For years I’ve been working on changing my thinking–even when just musing about nothing in particular–from “I wonder whether…” to “I wonder to what extent…”. It has taken a while, but now I usually do find myself thinking in terms of “How big is the effect of…?” rather than “Is there an effect of…?”
I worked on making that change, despite decades of immersion in NHST, because I’ve long felt that overcoming dichotomous thinking has to be at the heart of improving how we do statistics. No more mere black-white, sig-nonsig categorisation of findings!
The discontinuous mind?
In UTNS I wrote:
“Why does dichotomous thinking persist? One reason may be an inherent preference for certainty. Evolutionary biologist Richard Dawkins (2004) argues that humans often seek the reassurance of an either-or classification. He calls this ‘the tyranny of the discontinuous mind’. Computer scientist and philosopher Kees van Deemter (2010) refers to the ‘false clarity’ of a definite decision or classification that humans clutch at, even when the situation is uncertain. To adopt the new statistics we may need to overcome an inbuilt preference for certainty, but our reward could be a better appreciation of the uncertainty inherent in our data.” (pp. 8-9)
Now there’s an article (Fisher & Keil, 2018) reporting evidence that such a binary bias may indeed be widespread:
It’s behind a paywall unfortch, but here’s the abstract
One of the mind’s most fundamental tasks is interpreting incoming data and weighing the value of new evidence. Across a wide variety of contexts, we show that when summarizing evidence, people exhibit a binary bias: a tendency to impose categorical distinctions on continuous data. Evidence is compressed into discrete bins, and the difference between categories forms the summary judgment. The binary bias distorts belief formation—such that when people aggregate conflicting scientific reports, they attend to valence and inaccurately weight the extremity of the evidence. The same effect occurs when people interpret popular forms of data visualization, and it cannot be explained by other statistical features of the stimuli. This effect is not confined to explicit statistical estimates; it also influences how people use data to make health, financial, and public-policy decisions. These studies (N = 1,851) support a new framework for understanding information integration across a wide variety of contexts.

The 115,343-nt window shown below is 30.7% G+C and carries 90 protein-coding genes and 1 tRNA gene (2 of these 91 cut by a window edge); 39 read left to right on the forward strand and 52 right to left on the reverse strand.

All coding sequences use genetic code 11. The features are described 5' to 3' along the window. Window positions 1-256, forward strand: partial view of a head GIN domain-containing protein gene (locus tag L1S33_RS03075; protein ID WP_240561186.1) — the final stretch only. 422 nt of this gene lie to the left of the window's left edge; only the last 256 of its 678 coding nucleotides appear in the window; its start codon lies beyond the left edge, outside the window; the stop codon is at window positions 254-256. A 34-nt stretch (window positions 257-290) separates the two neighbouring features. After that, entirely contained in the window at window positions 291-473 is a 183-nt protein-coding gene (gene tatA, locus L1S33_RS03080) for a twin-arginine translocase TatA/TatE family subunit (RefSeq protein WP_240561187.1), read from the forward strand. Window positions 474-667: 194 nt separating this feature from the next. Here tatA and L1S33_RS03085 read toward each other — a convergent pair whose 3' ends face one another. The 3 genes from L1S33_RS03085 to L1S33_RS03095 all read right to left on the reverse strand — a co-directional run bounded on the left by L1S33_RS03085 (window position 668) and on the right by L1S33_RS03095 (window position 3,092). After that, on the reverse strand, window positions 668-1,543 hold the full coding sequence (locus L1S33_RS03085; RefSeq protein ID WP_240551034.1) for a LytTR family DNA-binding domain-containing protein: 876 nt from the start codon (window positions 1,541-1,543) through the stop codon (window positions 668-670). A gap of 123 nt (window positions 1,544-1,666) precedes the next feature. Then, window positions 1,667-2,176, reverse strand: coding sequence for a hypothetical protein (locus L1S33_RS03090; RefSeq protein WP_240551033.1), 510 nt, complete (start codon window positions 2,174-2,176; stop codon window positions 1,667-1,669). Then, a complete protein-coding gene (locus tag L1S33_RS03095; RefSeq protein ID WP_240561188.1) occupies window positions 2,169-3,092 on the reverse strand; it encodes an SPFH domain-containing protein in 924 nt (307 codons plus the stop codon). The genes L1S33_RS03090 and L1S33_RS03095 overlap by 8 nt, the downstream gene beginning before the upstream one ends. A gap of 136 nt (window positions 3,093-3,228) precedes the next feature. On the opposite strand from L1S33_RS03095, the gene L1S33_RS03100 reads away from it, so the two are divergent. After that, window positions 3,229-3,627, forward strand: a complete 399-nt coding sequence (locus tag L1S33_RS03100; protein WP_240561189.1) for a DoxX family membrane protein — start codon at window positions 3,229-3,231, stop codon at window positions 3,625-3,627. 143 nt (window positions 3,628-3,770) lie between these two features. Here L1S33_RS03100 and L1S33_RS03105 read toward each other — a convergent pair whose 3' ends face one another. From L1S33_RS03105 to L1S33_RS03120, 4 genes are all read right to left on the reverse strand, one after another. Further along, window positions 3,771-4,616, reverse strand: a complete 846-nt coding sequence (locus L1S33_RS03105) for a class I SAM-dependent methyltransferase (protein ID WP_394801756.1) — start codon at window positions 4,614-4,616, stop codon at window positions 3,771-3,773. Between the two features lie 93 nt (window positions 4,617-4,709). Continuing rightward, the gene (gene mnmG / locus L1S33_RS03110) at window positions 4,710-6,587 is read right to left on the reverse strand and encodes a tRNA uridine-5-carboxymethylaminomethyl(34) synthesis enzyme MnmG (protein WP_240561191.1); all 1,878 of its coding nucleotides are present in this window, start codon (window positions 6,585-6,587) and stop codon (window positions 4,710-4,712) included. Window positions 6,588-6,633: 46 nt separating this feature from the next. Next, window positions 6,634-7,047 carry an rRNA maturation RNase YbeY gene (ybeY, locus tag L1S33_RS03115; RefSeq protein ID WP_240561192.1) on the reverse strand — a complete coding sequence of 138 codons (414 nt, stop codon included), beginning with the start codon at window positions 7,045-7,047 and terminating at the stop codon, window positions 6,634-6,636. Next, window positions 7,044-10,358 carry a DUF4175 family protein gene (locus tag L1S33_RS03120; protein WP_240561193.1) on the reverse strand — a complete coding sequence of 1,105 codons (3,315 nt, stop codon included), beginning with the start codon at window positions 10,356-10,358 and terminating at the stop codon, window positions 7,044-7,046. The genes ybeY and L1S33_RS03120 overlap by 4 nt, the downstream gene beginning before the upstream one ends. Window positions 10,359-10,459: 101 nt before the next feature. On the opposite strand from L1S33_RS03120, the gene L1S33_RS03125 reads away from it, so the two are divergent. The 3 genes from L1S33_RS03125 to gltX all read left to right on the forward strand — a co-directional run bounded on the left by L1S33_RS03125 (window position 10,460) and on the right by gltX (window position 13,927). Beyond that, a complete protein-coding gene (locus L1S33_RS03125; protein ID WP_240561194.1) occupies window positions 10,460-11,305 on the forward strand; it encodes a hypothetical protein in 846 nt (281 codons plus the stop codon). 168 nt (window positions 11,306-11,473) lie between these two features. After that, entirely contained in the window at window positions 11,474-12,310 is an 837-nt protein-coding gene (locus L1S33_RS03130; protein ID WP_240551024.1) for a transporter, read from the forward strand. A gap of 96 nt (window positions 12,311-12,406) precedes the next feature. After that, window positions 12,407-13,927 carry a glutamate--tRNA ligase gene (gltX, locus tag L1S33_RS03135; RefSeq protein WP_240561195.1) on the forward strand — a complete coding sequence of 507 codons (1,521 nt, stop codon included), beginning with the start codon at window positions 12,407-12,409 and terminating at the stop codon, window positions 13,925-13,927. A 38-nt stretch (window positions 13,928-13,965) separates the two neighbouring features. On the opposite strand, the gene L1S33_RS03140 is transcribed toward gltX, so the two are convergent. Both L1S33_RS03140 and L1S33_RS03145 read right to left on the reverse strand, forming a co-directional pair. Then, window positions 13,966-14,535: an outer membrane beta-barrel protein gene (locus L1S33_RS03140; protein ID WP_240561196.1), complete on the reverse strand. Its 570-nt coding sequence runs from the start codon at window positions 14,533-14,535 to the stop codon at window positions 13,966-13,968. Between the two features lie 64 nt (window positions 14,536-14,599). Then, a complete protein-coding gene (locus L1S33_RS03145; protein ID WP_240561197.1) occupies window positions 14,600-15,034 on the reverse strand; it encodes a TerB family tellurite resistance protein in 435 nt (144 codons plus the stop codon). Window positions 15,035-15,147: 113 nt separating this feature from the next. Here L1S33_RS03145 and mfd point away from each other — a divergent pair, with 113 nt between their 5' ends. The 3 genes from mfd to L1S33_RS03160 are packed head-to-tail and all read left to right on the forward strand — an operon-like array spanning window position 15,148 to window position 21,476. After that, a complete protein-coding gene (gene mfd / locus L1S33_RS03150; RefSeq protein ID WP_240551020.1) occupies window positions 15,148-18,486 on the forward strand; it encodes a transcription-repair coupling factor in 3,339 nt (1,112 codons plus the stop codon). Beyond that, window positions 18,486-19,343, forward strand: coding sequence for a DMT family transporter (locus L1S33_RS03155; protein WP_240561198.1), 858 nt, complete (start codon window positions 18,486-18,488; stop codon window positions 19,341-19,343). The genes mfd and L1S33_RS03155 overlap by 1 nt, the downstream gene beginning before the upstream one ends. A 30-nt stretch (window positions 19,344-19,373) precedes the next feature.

Fisher and Keil reported multiple studies using a variety of tasks. All participants were from the U.S. and recruited via Mechanical Turk. Therefore, an unknown proportion, but perhaps a low proportion, would have had some familiarity with NHST, so the evidence for a binary bias probably does not reflect an influence of NHST–in accord with the authors’ claim that their results support a binary bias as a general human characteristic.
Surmounting our “discontinuous mind” (thank you Richard Dawkins) could, ideally, lead to us finding “that p values become kind of vestigial…”, as Bob wrote in his recent detailed and cogent post in reply to Lakens.
Bring that on!
Dawkins, R. (2004). The ancestor’s tale: A pilgrimage to the dawn of life. London: Weidenfeld & Nicolson.
Fisher, M., & Keil, F. C. (2018). The binary bias: A systematic distortion in the integration of information. Psychological Science, 29, 1846-1858.
van Deemter, K. (2010). Not exactly: In praise of vagueness. Oxford: Oxford University Press.